Monday, December 29, 2014

Ingredient: Lycopene bioferment

I'm extremely fortunate to receive awesome free stuff from the Formulator Sample Shop*, but I can't just use an ingredient without doing some research, so let's take a look at what I've learned about lycopene bioferment.

Lycopene is a tetraterpene, a carotene, and a major pigment in tomatoes. It is a strong anti-oxidant that scavenges free radicals in our bodies, hair, and skin. (It's a stronger anti-oxidant than Vitamin E.) One study (2) "Lycopene has suitable characteristics to be used successfully in the prevention of cutaneous damage by free radicals. Its antioxidant ability is probably due to its high reductive power."

One study (1) found that: "Our results suggest that topical lycopene is able to exert its protective effects against acute UVB-induced photodamage." Meaning that it might be good to use when we are going into the sun. "Topical application of lycopene is a convenient way to restore antioxidants depleted from the skin by UV radiation and achieve protection against premature aging and cancer."

Another study (3) found "a significant correlation was obtained between the skin roughness and the lycopene concentration (R = 0.843). These findings indicate that higher levels of antioxidants in the skin effectively lead to lower levels of skin roughness..." Application of lycopene might help our skin feel nice. And this study (4) also showed that lycopene could penetrate our skin when incorporated into a microemulsion, so it is a very active ingredient in our products.

The version I have suggests its usage in hair care products, which is how I've been using it. The argument is this: Cysteine is an amino acid found in our hair strands, and each of these amino acids contains a sulfhydryl group that "links together with a sulfhydryl group in an adjacent cysteine to form disulfide bonds and create a molecule referred to as cystine. Disulfide bonds give hair its shape." Oxidation of these sulfhydryl groups weakens the individual fibres, so we want to avoid this oxidation to protect the disulfide bonds. "Once in the hair fiber, lycopene can protect cysteine from excess oxidation." So the gist is this - the lycopene is an anti-oxidant that prevents the oxidation of cysteine, which can protect the disulfide bonds that give our hair its shape. This is especially important for curly hairs because the kink is where our hair is the weakest!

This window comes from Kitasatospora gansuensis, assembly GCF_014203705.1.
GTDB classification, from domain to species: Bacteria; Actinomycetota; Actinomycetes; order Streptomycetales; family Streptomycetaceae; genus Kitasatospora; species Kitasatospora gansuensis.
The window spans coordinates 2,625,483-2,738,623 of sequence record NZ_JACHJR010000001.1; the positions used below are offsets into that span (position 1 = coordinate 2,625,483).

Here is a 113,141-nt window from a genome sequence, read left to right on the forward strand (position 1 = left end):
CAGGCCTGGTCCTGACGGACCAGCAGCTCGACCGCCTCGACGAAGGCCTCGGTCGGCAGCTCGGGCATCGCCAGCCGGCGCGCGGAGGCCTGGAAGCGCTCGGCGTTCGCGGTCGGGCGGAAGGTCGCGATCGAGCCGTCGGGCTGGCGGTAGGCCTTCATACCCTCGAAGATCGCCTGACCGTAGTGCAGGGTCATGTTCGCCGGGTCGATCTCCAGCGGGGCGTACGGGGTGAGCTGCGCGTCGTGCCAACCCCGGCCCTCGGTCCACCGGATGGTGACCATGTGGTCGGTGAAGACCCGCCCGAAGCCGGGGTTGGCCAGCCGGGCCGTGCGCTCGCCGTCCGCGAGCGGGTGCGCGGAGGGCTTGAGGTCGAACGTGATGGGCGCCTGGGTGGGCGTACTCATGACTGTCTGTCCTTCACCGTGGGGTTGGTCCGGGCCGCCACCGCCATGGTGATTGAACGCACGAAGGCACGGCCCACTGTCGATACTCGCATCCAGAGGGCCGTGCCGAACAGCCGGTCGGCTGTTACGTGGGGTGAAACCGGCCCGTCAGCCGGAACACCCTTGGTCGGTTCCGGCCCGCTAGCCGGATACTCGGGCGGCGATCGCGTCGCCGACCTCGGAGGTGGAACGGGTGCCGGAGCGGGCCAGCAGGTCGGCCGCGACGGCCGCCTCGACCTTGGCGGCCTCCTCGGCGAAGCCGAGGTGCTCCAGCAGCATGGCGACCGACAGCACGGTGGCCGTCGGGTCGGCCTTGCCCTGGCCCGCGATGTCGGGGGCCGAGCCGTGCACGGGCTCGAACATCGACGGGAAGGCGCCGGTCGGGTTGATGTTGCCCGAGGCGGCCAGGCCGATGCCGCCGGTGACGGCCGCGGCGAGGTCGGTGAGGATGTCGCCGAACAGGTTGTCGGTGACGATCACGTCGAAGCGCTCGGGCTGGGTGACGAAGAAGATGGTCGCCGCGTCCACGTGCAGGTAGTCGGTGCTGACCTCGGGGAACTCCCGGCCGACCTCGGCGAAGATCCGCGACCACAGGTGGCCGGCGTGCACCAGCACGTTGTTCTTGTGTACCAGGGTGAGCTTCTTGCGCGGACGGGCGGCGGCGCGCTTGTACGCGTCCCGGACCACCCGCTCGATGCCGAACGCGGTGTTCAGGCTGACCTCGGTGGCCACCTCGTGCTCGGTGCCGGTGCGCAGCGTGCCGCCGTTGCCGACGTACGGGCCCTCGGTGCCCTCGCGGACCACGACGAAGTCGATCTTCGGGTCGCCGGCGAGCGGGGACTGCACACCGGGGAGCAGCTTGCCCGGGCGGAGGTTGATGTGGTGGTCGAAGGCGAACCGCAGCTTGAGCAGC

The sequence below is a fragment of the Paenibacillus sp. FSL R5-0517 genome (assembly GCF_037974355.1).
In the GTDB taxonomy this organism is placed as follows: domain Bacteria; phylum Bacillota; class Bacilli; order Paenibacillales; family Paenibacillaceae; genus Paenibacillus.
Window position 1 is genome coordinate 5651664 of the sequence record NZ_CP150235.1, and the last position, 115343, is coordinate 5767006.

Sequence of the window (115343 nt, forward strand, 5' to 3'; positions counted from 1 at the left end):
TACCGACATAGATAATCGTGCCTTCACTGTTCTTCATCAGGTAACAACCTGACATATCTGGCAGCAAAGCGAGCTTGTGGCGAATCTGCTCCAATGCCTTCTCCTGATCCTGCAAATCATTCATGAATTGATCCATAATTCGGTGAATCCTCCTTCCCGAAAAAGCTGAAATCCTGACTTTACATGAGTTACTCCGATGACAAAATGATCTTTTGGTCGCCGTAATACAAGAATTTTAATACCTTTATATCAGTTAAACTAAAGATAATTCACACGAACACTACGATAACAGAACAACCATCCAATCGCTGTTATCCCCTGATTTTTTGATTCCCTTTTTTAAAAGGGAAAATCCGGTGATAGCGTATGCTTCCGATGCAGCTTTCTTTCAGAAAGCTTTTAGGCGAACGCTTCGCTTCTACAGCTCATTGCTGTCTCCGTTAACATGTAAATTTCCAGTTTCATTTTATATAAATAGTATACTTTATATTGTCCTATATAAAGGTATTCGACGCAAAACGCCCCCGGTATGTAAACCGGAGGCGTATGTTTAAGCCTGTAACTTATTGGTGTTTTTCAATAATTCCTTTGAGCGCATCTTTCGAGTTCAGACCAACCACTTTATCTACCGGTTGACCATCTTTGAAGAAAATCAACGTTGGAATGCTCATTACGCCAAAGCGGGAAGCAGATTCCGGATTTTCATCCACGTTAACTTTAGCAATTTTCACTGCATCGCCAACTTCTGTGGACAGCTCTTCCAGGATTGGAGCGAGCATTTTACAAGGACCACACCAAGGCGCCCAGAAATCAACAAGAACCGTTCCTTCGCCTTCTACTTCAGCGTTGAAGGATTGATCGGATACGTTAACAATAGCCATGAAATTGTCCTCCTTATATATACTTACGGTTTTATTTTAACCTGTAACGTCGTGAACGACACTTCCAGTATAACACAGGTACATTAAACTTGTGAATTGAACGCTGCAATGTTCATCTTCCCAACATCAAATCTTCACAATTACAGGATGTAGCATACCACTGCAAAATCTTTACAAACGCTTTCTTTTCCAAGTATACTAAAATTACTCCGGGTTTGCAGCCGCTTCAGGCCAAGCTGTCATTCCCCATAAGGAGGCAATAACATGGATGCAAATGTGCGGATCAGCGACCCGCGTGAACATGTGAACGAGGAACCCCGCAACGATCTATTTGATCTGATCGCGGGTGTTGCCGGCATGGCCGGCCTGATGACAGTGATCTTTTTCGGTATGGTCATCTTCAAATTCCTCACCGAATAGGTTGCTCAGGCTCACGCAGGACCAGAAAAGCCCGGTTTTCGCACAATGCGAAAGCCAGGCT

The version I'm using is a bioferment extract - INCI: Lactobacillus/Lycopene Ferment Extract - meaning that it has been fermented by adding lactobacillus and letting it sit for a bit to make the active ingredients more available for our usage. Lycopene is normally oil soluble, but this version is water soluble. Its suggested usage is 1% to 5% in skin and hair care products, and I've been using it in the cool down phase. It is described as a hair and skin conditioner.

Join me shortly when I use this awesome ingredient in a hair conditioner!

References:
Evaluation of the stability...
Botanicals in skin care products
(1) Nutrition & Cancer. 2003, Vol. 47 Issue 2, p181-187. 7p.
(2) Journal of the European Academy of Dermatology & Venereology. Jan2004, Vol. 18 Issue 1, p52-55. 4p (Abstract can be found here.)
(3) European Journal of Pharmaceutics and Biopharmaceutics Volume 69, Issue 3, August 2008, Pages 943–947 (Abstract can be found here)
(4) Journal of Pharmaceutical Sciences Volume 99, Issue 3, pages 1346–1357, March 2010 (Abstract can be found here)
Formulator Sample Shop data sheet
Wikipedia entry on cysteine
Wikipedia entry on lycopene
Poucher's Perfumes, Cosmetics & Soaps, 10th edition


*I've said this many times before, but I need to say it again. I get awesome free stuff from the Formulator Sample Shop, but I have not been compensated to write posts about the ingredients. My opinion of the ingredient - good or bad - is mine and mine alone. If you don't see a disclaimer like this on a post, it means I have purchased the ingredient with my wages.

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